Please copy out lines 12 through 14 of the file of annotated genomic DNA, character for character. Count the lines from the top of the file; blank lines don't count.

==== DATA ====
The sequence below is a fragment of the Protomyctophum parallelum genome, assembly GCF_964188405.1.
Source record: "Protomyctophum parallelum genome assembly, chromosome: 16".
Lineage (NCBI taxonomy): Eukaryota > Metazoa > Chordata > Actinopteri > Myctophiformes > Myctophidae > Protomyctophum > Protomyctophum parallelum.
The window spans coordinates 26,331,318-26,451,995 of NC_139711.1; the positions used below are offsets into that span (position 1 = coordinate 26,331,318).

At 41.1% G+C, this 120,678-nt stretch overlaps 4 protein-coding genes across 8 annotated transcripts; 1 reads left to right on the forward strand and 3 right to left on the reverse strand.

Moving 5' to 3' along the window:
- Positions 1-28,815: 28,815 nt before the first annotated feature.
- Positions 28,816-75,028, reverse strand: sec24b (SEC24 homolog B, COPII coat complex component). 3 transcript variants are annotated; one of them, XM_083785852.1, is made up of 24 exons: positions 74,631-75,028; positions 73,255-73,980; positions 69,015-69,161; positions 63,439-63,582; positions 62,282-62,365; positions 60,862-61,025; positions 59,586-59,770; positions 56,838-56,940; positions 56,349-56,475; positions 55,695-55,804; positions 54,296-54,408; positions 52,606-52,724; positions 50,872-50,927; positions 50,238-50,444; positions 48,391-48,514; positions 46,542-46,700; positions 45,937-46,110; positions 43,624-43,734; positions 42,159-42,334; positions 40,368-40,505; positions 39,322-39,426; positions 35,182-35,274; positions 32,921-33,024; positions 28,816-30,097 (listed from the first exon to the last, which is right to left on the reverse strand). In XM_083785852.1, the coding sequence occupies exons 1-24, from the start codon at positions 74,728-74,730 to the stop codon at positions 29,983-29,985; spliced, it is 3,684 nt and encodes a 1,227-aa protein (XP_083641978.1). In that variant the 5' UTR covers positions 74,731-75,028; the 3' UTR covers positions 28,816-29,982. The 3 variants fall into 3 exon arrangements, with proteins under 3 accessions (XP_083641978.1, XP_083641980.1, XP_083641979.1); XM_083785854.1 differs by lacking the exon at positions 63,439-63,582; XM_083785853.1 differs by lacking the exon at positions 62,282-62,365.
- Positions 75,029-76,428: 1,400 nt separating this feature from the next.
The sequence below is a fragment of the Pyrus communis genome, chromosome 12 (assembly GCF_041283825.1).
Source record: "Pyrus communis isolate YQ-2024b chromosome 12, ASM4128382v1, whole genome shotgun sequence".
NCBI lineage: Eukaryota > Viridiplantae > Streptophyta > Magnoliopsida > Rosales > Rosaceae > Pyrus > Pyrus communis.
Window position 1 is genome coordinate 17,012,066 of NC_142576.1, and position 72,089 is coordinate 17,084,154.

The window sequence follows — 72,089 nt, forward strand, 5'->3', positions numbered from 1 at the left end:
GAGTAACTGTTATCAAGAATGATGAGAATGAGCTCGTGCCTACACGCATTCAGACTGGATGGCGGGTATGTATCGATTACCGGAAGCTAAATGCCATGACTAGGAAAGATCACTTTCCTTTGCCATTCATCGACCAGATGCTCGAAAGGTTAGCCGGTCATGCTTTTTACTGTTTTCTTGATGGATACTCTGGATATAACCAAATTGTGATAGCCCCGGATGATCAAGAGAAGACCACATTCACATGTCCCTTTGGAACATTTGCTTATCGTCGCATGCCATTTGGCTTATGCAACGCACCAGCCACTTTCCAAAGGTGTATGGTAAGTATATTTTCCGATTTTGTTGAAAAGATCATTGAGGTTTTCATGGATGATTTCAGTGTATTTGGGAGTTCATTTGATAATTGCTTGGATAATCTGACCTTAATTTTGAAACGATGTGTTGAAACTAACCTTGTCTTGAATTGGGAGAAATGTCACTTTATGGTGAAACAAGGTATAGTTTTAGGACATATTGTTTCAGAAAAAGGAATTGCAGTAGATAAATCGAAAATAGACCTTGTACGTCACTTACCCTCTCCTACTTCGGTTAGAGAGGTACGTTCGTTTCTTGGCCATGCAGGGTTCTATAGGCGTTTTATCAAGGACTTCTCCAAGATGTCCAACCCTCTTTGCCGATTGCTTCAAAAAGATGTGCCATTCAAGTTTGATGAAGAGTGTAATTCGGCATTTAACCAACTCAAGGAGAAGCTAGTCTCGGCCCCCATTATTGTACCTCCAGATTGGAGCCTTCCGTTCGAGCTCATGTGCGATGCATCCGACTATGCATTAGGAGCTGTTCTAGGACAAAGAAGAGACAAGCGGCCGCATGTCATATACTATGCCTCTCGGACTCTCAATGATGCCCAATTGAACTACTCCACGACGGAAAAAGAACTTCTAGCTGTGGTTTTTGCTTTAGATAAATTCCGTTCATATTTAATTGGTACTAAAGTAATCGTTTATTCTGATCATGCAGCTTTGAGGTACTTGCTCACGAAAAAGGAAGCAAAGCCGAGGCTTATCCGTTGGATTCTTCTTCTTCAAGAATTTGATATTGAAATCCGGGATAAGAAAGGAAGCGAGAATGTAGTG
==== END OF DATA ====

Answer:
NCBI lineage: Eukaryota > Viridiplantae > Streptophyta > Magnoliopsida > Rosales > Rosaceae > Pyrus > Pyrus communis.
Window position 1 is genome coordinate 17,012,066 of NC_142576.1, and position 72,089 is coordinate 17,084,154.

The window sequence follows — 72,089 nt, forward strand, 5'->3', positions numbered from 1 at the left end: